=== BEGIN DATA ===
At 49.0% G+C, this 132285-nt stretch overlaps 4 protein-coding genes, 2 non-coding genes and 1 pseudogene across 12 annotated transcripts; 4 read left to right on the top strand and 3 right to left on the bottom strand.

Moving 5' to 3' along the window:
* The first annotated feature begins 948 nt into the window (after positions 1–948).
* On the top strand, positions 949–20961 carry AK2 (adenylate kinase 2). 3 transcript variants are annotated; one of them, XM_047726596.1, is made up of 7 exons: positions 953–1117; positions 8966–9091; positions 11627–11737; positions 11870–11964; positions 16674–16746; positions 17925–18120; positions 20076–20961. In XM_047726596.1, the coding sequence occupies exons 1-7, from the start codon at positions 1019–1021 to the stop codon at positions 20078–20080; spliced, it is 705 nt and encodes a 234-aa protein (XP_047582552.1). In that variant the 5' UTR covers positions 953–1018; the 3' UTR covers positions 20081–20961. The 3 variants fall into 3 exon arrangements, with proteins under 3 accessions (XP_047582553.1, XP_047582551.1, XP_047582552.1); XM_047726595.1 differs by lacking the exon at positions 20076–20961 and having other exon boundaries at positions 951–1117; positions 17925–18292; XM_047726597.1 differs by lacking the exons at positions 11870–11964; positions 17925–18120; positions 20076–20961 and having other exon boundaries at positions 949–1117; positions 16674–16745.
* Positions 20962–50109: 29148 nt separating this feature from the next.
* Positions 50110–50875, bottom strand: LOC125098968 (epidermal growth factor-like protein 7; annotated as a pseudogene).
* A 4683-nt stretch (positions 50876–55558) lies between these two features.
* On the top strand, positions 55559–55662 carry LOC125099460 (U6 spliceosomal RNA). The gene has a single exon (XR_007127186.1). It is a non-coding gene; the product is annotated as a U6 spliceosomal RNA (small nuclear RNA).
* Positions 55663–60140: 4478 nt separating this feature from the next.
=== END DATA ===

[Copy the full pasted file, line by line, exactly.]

At 49.0% G+C, this 132285-nt stretch overlaps 4 protein-coding genes, 2 non-coding genes and 1 pseudogene across 12 annotated transcripts; 4 read left to right on the top strand and 3 right to left on the bottom strand.

Moving 5' to 3' along the window:
* The first annotated feature begins 948 nt into the window (after positions 1–948).
* On the top strand, positions 949–20961 carry AK2 (adenylate kinase 2). 3 transcript variants are annotated; one of them, XM_047726596.1, is made up of 7 exons: positions 953–1117; positions 8966–9091; positions 11627–11737; positions 11870–11964; positions 16674–16746; positions 17925–18120; positions 20076–20961. In XM_047726596.1, the coding sequence occupies exons 1-7, from the start codon at positions 1019–1021 to the stop codon at positions 20078–20080; spliced, it is 705 nt and encodes a 234-aa protein (XP_047582552.1). In that variant the 5' UTR covers positions 953–1018; the 3' UTR covers positions 20081–20961. The 3 variants fall into 3 exon arrangements, with proteins under 3 accessions (XP_047582553.1, XP_047582551.1, XP_047582552.1); XM_047726595.1 differs by lacking the exon at positions 20076–20961 and having other exon boundaries at positions 951–1117; positions 17925–18292; XM_047726597.1 differs by lacking the exons at positions 11870–11964; positions 17925–18120; positions 20076–20961 and having other exon boundaries at positions 949–1117; positions 16674–16745.
* Positions 20962–50109: 29148 nt separating this feature from the next.
* Positions 50110–50875, bottom strand: LOC125098968 (epidermal growth factor-like protein 7; annotated as a pseudogene).
* A 4683-nt stretch (positions 50876–55558) lies between these two features.
* On the top strand, positions 55559–55662 carry LOC125099460 (U6 spliceosomal RNA). The gene has a single exon (XR_007127186.1). It is a non-coding gene; the product is annotated as a U6 spliceosomal RNA (small nuclear RNA).
* Positions 55663–60140: 4478 nt separating this feature from the next.